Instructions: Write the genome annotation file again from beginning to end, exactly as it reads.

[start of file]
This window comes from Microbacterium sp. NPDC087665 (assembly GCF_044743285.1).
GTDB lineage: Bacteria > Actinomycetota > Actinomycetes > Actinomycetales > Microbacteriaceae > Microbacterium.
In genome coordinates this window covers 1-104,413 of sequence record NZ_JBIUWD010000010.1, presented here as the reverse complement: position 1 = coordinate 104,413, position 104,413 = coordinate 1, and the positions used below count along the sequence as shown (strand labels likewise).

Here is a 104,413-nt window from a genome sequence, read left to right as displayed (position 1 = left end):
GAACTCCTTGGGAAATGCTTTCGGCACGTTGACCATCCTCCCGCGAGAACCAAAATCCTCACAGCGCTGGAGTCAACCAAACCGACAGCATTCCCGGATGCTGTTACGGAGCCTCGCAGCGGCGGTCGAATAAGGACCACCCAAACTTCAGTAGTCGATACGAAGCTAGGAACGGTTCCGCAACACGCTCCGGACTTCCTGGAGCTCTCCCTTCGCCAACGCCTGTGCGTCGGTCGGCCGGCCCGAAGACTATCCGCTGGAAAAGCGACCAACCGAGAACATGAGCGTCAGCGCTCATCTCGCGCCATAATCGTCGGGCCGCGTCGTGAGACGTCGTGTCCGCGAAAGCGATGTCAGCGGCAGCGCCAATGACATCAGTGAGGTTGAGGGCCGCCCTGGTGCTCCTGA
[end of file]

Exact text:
This window comes from Microbacterium sp. NPDC087665 (assembly GCF_044743285.1).
GTDB lineage: Bacteria > Actinomycetota > Actinomycetes > Actinomycetales > Microbacteriaceae > Microbacterium.
In genome coordinates this window covers 1-104,413 of sequence record NZ_JBIUWD010000010.1, presented here as the reverse complement: position 1 = coordinate 104,413, position 104,413 = coordinate 1, and the positions used below count along the sequence as shown (strand labels likewise).

Here is a 104,413-nt window from a genome sequence, read left to right as displayed (position 1 = left end):
GAACTCCTTGGGAAATGCTTTCGGCACGTTGACCATCCTCCCGCGAGAACCAAAATCCTCACAGCGCTGGAGTCAACCAAACCGACAGCATTCCCGGATGCTGTTACGGAGCCTCGCAGCGGCGGTCGAATAAGGACCACCCAAACTTCAGTAGTCGATACGAAGCTAGGAACGGTTCCGCAACACGCTCCGGACTTCCTGGAGCTCTCCCTTCGCCAACGCCTGTGCGTCGGTCGGCCGGCCCGAAGACTATCCGCTGGAAAAGCGACCAACCGAGAACATGAGCGTCAGCGCTCATCTCGCGCCATAATCGTCGGGCCGCGTCGTGAGACGTCGTGTCCGCGAAAGCGATGTCAGCGGCAGCGCCAATGACATCAGTGAGGTTGAGGGCCGCCCTGGTGCTCCTGA